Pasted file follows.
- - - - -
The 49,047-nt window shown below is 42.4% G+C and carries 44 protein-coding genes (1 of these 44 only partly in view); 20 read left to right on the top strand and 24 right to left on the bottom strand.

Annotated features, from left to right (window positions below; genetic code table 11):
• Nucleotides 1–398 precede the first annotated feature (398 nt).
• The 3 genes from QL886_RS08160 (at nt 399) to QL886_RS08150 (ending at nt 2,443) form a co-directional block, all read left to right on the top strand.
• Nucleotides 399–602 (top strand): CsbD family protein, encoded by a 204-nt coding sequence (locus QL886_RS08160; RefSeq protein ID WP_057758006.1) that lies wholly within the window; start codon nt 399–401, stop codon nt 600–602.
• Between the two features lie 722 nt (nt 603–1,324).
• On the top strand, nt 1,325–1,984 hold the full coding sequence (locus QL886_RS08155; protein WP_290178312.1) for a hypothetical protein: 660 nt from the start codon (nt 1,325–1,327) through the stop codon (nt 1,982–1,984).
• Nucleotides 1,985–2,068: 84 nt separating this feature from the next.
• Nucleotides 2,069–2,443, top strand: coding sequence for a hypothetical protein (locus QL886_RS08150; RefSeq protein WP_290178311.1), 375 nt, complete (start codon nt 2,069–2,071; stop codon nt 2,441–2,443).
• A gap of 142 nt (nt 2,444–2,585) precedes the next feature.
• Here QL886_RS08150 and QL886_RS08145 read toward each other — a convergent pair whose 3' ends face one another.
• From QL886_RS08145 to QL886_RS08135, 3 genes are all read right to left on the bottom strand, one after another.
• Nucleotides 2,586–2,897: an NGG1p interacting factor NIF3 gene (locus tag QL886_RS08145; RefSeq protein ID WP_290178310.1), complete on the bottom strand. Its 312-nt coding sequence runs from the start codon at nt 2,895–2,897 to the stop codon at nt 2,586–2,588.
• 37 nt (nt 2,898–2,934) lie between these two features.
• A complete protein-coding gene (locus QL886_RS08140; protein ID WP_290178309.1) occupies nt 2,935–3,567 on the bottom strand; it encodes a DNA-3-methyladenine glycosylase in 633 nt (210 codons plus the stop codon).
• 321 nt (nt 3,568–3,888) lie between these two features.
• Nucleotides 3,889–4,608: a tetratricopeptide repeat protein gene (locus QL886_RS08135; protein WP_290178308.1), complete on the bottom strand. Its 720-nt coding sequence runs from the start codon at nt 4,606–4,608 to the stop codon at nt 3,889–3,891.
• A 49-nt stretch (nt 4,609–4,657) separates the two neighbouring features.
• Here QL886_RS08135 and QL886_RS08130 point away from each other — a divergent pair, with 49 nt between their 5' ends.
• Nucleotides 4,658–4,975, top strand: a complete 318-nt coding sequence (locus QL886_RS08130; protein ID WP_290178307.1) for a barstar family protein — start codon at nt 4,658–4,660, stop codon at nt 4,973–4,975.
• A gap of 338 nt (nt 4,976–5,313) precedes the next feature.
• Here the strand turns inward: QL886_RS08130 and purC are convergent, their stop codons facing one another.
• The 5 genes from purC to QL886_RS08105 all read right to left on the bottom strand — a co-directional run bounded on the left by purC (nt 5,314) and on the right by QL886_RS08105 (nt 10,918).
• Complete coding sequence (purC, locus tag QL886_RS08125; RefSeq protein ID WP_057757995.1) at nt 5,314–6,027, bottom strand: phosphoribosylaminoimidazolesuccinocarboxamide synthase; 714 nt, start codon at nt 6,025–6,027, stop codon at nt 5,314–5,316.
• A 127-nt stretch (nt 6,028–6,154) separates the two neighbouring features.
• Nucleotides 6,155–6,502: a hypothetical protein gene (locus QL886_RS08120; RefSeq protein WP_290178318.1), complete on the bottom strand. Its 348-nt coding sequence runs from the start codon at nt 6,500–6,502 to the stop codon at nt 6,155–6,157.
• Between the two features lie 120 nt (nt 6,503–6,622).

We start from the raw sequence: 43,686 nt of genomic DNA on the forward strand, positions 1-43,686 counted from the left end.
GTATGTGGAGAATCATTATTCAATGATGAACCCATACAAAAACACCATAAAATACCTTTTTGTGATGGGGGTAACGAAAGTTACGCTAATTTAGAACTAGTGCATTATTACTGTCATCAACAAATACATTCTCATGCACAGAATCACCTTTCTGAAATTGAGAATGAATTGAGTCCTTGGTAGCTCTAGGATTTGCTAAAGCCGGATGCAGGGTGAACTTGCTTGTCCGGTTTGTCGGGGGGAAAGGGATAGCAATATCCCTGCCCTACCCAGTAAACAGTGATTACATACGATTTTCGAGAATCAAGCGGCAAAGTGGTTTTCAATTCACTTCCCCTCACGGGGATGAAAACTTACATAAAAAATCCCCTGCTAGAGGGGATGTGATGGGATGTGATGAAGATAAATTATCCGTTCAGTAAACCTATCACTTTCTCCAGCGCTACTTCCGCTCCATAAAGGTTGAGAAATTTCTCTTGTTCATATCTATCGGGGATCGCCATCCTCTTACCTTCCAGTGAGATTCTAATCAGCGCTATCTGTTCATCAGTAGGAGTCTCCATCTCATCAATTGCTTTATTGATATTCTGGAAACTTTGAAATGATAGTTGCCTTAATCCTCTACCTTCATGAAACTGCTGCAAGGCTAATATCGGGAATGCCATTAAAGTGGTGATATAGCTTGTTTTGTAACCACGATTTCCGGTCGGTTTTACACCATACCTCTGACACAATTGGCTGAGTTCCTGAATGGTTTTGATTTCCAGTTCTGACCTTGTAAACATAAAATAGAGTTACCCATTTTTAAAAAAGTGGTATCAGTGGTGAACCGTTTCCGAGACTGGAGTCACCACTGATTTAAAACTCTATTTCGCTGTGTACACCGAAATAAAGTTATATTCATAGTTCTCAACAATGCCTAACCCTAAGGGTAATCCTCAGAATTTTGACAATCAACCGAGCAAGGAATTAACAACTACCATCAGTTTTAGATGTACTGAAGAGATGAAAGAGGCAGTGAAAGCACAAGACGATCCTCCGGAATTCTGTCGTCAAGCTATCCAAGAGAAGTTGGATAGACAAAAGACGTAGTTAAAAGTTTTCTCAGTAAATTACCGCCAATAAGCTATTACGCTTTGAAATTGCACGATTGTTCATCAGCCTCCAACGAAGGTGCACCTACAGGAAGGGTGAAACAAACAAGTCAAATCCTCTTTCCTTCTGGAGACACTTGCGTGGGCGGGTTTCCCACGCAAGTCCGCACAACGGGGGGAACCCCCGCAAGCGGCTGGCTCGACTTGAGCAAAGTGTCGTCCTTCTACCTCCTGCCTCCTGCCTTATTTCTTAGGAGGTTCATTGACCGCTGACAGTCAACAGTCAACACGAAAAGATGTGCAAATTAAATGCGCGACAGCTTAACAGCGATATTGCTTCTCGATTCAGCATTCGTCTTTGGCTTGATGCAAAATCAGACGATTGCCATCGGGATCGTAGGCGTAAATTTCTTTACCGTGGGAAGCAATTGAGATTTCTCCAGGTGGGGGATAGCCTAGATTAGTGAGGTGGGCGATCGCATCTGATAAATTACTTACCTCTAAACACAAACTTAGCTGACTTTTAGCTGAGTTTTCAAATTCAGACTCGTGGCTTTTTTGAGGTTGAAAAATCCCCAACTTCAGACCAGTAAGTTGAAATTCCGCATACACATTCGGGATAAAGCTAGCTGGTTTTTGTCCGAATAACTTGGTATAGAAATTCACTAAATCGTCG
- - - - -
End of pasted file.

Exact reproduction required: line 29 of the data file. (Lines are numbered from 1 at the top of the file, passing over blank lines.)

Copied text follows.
GTATGTGGAGAATCATTATTCAATGATGAACCCATACAAAAACACCATAAAATACCTTTTTGTGATGGGGGTAACGAAAGTTACGCTAATTTAGAACTAGTGCATTATTACTGTCATCAACAAATACATTCTCATGCACAGAATCACCTTTCTGAAATTGAGAATGAATTGAGTCCTTGGTAGCTCTAGGATTTGCTAAAGCCGGATGCAGGGTGAACTTGCTTGTCCGGTTTGTCGGGGGGAAAGGGATAGCAATATCCCTGCCCTACCCAGTAAACAGTGATTACATACGATTTTCGAGAATCAAGCGGCAAAGTGGTTTTCAATTCACTTCCCCTCACGGGGATGAAAACTTACATAAAAAATCCCCTGCTAGAGGGGATGTGATGGGATGTGATGAAGATAAATTATCCGTTCAGTAAACCTATCACTTTCTCCAGCGCTACTTCCGCTCCATAAAGGTTGAGAAATTTCTCTTGTTCATATCTATCGGGGATCGCCATCCTCTTACCTTCCAGTGAGATTCTAATCAGCGCTATCTGTTCATCAGTAGGAGTCTCCATCTCATCAATTGCTTTATTGATATTCTGGAAACTTTGAAATGATAGTTGCCTTAATCCTCTACCTTCATGAAACTGCTGCAAGGCTAATATCGGGAATGCCATTAAAGTGGTGATATAGCTTGTTTTGTAACCACGATTTCCGGTCGGTTTTACACCATACCTCTGACACAATTGGCTGAGTTCCTGAATGGTTTTGATTTCCAGTTCTGACCTTGTAAACATAAAATAGAGTTACCCATTTTTAAAAAAGTGGTATCAGTGGTGAACCGTTTCCGAGACTGGAGTCACCACTGATTTAAAACTCTATTTCGCTGTGTACACCGAAATAAAGTTATATTCATAGTTCTCAACAATGCCTAACCCTAAGGGTAATCCTCAGAATTTTGACAATCAACCGAGCAAGGAATTAACAACTACCATCAGTTTTAGATGTACTGAAGAGATGAAAGAGGCAGTGAAAGCACAAGACGATCCTCCGGAATTCTGTCGTCAAGCTATCCAAGAGAAGTTGGATAGACAAAAGACGTAGTTAAAAGTTTTCTCAGTAAATTACCGCCAATAAGCTATTACGCTTTGAAATTGCACGATTGTTCATCAGCCTCCAACGAAGGTGCACCTACAGGAAGGGTGAAACAAACAAGTCAAATCCTCTTTCCTTCTGGAGACACTTGCGTGGGCGGGTTTCCCACGCAAGTCCGCACAACGGGGGGAACCCCCGCAAGCGGCTGGCTCGACTTGAGCAAAGTGTCGTCCTTCTACCTCCTGCCTCCTGCCTTATTTCTTAGGAGGTTCATTGACCGCTGACAGTCAACAGTCAACACGAAAAGATGTGCAAATTAAATGCGCGACAGCTTAACAGCGATATTGCTTCTCGATTCAGCATTCGTCTTTGGCTTGATGCAAAATCAGACGATTGCCATCGGGATCGTAGGCGTAAATTTCTTTACCGTGGGAAGCAATTGAGATTTCTCCAGGTGGGGGATAGCCTAGATTAGTGAGGTGGGCGATCGCATCTGATAAATTACTTACCTCTAAACACAAACTTAGCTGACTTTTAGCTGAGTTTTCAAATTCAGACTCGTGGCTTTTTTGAGGTTGAAAAATCCCCAACTTCAGACCAGTAAGTTGAAATTCCGCATACACATTCGGGATAAAGCTAGCTGGTTTTTGTCCGAATAACTTGGTATAGAAATTCACTAAATCGTCG